For decades, psychology focused on pathology—what’s wrong with us—rather than successful outcomes. What led you to focus on the qualities that lead to success? There’s this wide-held belief—which stems from within the field of psychology—that difficult life events impact us for the worse. That is, take someone who’s endured a tough childhood, faced unexpected crises, or had serious difficulties at school or work, and you’ll see that these events have taken their toll on that person. And sure enough, that’s the case most of the time. Experiencing hardships makes us more likely to develop symptoms of depression, anxiety, and stress. But when psychologists looked more closely at individuals who have faced adversity, they found that roughly a third of them came out unscathed. Not only that, they went on to lead successful lives despite their ordeals. If anything, the challenges they faced seemed to make them that much stronger. At first this unexpected phenomenon caught the field of psychology by surprise. But repeated studies have shown that certain individuals seem to be psychologically immune to hardships. That caught my attention. Take two individuals who grew up in the same neighborhood and experienced the same type of hardships. One of them succumbs to their difficulties, while the other one goes on to thrive. What accounts for these differences? If we take a closer look at people who overcame adversity, what common psychological qualities do they share? Is there a way we can capture these attributes and infuse them into our own lives? That’s what I wanted to get at.
Were you able to find these core commonalities? Yes. I combed through studies from across different fields—psychology, sociology, education, neurobiology, economics—and arrived at six key qualities that differentiate these adversity-proof individuals (I call them “tunnelers”)from the rest of us. The first is what I’ve termed the “limelight effect.” Tunnelers place their psychological limelight on themselves. That is, they hold themselves accountable for their actions, their choices, and their path in life. Instead of focusing on how the world has wronged them or the ways in which they have been unlucky, they focus on what they can do to enact change. I also found that tunnelers gravitate toward personal meaning in life. They take meaningfulness very seriously and choose to spend time in activities that tap into their personal passion. Even when they’re placed under the harshest of circumstances, they find ways of generating meaning. Tunnelers are also committed to their goals and do not give up easily even when faced with repeated failure. And when it comes to tunnelers’ temperament, they have an easygoing attitude and use humor as a way to put things in perspective. They also forge alliances with people who believe in them. They have at least one person in their lives who acts as a “satellite,” someone who is consistently there, unconditionally accepting, but who challenges them to be their best.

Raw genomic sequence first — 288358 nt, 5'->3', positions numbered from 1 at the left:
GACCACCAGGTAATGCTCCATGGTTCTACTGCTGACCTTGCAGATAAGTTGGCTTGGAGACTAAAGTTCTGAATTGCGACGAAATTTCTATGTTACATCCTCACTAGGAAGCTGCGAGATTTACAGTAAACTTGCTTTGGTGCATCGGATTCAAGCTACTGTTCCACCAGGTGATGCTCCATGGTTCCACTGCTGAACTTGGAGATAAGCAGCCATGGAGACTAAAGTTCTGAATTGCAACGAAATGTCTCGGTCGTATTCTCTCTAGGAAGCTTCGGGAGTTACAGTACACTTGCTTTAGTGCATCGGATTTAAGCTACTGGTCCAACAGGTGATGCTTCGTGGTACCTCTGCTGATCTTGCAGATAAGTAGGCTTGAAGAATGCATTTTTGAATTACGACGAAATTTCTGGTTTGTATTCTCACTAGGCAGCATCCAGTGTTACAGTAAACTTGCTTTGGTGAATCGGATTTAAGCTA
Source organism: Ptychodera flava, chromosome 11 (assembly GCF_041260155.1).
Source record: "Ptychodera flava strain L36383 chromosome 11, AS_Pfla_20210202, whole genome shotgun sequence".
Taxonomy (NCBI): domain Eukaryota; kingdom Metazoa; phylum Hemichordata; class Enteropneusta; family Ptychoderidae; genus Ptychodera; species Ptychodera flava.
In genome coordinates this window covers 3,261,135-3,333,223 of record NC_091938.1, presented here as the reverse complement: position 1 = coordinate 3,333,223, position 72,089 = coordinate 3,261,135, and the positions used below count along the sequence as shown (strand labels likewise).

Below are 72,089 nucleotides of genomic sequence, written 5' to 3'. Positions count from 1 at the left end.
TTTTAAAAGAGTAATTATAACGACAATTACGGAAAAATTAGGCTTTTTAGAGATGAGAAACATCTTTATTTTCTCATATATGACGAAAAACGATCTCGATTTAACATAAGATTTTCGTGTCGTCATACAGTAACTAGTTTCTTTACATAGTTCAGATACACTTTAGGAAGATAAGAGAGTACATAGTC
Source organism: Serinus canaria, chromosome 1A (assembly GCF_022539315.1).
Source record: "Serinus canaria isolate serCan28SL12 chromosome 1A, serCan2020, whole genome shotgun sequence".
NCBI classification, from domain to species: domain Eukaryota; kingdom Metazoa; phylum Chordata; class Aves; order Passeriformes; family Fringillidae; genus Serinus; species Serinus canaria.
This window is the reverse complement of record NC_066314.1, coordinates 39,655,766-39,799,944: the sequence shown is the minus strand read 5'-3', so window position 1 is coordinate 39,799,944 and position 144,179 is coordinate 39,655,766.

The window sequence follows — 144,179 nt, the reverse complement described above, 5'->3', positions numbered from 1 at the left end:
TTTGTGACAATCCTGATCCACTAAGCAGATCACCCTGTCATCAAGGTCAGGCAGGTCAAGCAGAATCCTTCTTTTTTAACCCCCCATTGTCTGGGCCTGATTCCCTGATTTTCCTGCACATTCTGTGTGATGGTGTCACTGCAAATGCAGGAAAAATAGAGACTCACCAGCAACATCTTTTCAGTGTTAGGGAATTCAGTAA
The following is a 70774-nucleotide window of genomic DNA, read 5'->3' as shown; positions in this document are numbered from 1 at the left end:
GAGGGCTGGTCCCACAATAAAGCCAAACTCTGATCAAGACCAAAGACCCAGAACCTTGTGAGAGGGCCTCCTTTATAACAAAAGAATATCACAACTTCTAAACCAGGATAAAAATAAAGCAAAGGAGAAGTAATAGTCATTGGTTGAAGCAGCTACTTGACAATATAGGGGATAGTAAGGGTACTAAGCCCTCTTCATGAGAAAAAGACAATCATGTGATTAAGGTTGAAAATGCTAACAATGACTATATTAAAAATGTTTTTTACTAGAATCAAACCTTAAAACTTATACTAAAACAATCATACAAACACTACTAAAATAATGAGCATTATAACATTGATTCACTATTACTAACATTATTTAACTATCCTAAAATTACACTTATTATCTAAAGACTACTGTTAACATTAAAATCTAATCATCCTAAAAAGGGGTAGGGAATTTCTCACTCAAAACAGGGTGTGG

You describe these people who succeed despite adversity as “tunnelers.” Why? The term originates from the field of quantum mechanics. Physicists have found that subatomic particles sometimes defy classical “Newtonian” laws to tunnel through barriers that they are not “supposed” to be able to overcome. There are many theories out there but nobody knows exactly why this happens. I thought this was a great way to conceptualize what happens psychologically. You have individuals who are “supposed” to be in a certain psychological state given their life events, but somehow they are able to tunnel through the barriers they have experienced. They find a way to overcome the classical psychological laws (i.e., adversity always impacts people negatively) and overcome their apparent fate. What’s important to note is that tunnelers are not these superhuman, Type A personality characters who bulldoze over anything they encounter. The opposite is true. They are usually mild-mannered, easygoing individuals who do not even realize that they are doing something extraordinary. Whenever I come across them in my work as a psychologist, I am always fascinated by them. As a rule, they virtually never recognize themselves as being anything out of the ordinary. When I delineate to them their unlikely achievements—How were you able to overcome having alcoholic parents or living in a chaotic family?—they look at me, puzzled. “Uh, I never thought about it this way. I was just living my life the best way I knew how.” I found that being a tunneler is not about being indifferent to what life has thrown your way, though. It’s about being agile enough to not allow life’s challenges to overwhelm you and bring you down.